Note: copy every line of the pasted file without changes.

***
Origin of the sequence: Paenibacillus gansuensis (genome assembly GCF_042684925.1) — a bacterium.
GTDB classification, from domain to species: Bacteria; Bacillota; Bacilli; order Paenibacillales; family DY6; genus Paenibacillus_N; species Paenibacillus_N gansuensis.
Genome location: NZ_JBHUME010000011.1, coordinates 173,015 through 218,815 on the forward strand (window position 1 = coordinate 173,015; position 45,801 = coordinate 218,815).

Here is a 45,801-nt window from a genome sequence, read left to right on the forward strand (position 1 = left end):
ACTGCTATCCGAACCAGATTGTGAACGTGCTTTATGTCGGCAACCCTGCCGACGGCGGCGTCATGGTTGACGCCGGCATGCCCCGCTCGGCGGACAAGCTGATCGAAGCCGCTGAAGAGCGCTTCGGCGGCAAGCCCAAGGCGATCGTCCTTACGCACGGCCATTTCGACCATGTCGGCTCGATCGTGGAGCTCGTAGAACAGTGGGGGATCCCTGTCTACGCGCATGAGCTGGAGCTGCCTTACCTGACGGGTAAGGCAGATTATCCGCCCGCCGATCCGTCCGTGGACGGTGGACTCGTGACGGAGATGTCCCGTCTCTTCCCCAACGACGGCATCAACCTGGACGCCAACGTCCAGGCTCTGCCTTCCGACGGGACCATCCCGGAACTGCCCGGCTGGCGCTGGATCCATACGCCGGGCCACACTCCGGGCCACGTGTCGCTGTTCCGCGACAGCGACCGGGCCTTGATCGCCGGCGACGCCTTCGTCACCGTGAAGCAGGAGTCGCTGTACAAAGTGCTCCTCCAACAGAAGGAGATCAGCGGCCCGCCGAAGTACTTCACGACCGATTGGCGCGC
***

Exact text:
Origin of the sequence: Paenibacillus gansuensis (genome assembly GCF_042684925.1) — a bacterium.
GTDB classification, from domain to species: Bacteria; Bacillota; Bacilli; order Paenibacillales; family DY6; genus Paenibacillus_N; species Paenibacillus_N gansuensis.
Genome location: NZ_JBHUME010000011.1, coordinates 173,015 through 218,815 on the forward strand (window position 1 = coordinate 173,015; position 45,801 = coordinate 218,815).

Here is a 45,801-nt window from a genome sequence, read left to right on the forward strand (position 1 = left end):
ACTGCTATCCGAACCAGATTGTGAACGTGCTTTATGTCGGCAACCCTGCCGACGGCGGCGTCATGGTTGACGCCGGCATGCCCCGCTCGGCGGACAAGCTGATCGAAGCCGCTGAAGAGCGCTTCGGCGGCAAGCCCAAGGCGATCGTCCTTACGCACGGCCATTTCGACCATGTCGGCTCGATCGTGGAGCTCGTAGAACAGTGGGGGATCCCTGTCTACGCGCATGAGCTGGAGCTGCCTTACCTGACGGGTAAGGCAGATTATCCGCCCGCCGATCCGTCCGTGGACGGTGGACTCGTGACGGAGATGTCCCGTCTCTTCCCCAACGACGGCATCAACCTGGACGCCAACGTCCAGGCTCTGCCTTCCGACGGGACCATCCCGGAACTGCCCGGCTGGCGCTGGATCCATACGCCGGGCCACACTCCGGGCCACGTGTCGCTGTTCCGCGACAGCGACCGGGCCTTGATCGCCGGCGACGCCTTCGTCACCGTGAAGCAGGAGTCGCTGTACAAAGTGCTCCTCCAACAGAAGGAGATCAGCGGCCCGCCGAAGTACTTCACGACCGATTGGCGCGC